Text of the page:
The advent of higher-quality cameras has led Google to include facial recognition security in Ice Cream Sandwich (Android 4.0). The questions that experts are batting around are whether the technology works and if it is good enough to be relied upon in "bring your own device (BYOD)" scenarios.
The answers are "sometimes" and "that's the wrong question."
The experts are concerned that the technology Google included in Ice Cream Sandwich is so rudimentary that it can be fooled by a photograph of the owner. The best exploration of the issue is by Tim Schiesser, who posted a video at Neowin in which he used a variety of photographs of himself to try to gain entry to his Galaxy Nexus. Some of these were from outside the device. Others were stored on the phone. Schiesser said that storage could be accessed without gaining entry to device, so a thief conceivably could use them. He held all the photos to the camera and asked for entry.
Schiesser was mostly denied access. At the end of the video, however, one of the images that had been stored on the camera indeed did grant him access-much to his surprise, since he said he had tested beforehand and wasn't successful. It is unclear if the problem was related to the nature of the photo itself -- which appeared to be of lower quality than some of the others -- or because it had been stored in the phone.
The obvious bottom line-the answer to the first question -- is that the technology is unpredictable and inconsistent. It clearly is not good enough to be used as the sole security step for mobile devices used in business.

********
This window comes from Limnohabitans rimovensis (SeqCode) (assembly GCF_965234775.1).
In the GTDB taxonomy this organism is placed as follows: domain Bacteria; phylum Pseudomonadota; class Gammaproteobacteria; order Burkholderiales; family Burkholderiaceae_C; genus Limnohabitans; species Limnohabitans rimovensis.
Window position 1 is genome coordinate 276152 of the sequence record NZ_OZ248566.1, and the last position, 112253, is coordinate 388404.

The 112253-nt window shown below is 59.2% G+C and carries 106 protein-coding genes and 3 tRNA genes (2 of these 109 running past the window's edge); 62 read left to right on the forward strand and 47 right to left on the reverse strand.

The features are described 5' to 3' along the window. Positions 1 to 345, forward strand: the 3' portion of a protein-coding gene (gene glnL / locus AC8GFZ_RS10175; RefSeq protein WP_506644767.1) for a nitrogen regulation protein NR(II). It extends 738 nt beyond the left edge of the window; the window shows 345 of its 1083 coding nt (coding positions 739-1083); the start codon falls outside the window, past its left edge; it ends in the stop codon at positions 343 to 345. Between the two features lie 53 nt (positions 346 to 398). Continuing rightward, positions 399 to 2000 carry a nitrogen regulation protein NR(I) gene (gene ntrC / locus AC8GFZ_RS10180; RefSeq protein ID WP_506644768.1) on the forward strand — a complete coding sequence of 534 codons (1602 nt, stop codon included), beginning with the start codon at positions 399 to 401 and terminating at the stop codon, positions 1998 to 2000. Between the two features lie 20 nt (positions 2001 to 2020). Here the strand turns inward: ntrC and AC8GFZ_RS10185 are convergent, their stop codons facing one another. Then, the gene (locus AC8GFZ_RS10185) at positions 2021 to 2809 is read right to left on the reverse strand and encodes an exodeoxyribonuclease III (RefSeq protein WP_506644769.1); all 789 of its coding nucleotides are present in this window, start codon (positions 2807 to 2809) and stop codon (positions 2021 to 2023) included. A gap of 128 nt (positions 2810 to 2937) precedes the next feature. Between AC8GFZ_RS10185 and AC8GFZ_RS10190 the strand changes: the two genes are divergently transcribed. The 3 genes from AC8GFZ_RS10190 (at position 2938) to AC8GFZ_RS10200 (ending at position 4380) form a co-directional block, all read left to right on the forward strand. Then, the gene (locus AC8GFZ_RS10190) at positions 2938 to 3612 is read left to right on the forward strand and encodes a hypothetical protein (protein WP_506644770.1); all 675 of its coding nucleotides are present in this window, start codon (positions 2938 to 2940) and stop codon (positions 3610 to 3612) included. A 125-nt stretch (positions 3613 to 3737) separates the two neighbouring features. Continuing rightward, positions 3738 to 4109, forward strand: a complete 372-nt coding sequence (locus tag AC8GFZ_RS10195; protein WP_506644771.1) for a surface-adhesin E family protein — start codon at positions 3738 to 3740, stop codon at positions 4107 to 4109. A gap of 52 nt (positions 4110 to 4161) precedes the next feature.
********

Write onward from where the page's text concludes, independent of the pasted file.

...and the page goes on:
The key word, however, is "sole." There are a few things to be said in favor of the use of facial recognition for business devices. The first is that, at least according to the Schiesser video, it is more reliable than some people-such as Sebastian Anthony at Extreme Tech-give it credit for.
In the bigger picture, it's useful to think of The Club. The device, which clamps onto opposite sides of an automobile's steering wheel to prevent its turning, isn't enough to prevent a theft. It is enough, however, to require at least a moderate level of expertise (and, in this example, tools) to get it off. There simply are so many totally unprotected targets-cars in one case, mobile devices in the other-that it doesn't take too much to make the thief move on to lower-hanging fruit. The Club and facial recognition are deterrents, not foolproof safeguards.
The danger is that the technology will be seen as all the device owner needs to do to be safe. That isn't the case. Serdar Yegulalp at Byte has it about right in his view that biometrics is best seen as one tool in the security tool chest:
There's ways to fix the facial unlock function to make it more useful. Schneier mentions in his piece how fingerprint readers could be programmed to prevent cheating by detecting a pulse or a pore pattern. Facial unlock, likewise, could be reprogrammed to only work if the person winks or smiles - two things a photo definitely can't do.
Yegulalp is referring to a post he links to by well-known security consultant Bruce Schneier. The bottom line -- and the answer to the second question -- is that facial recognition is a valuable tool that may become far more useful as it evolves, but one that shouldn't be considered a singular answer, either now or in the future.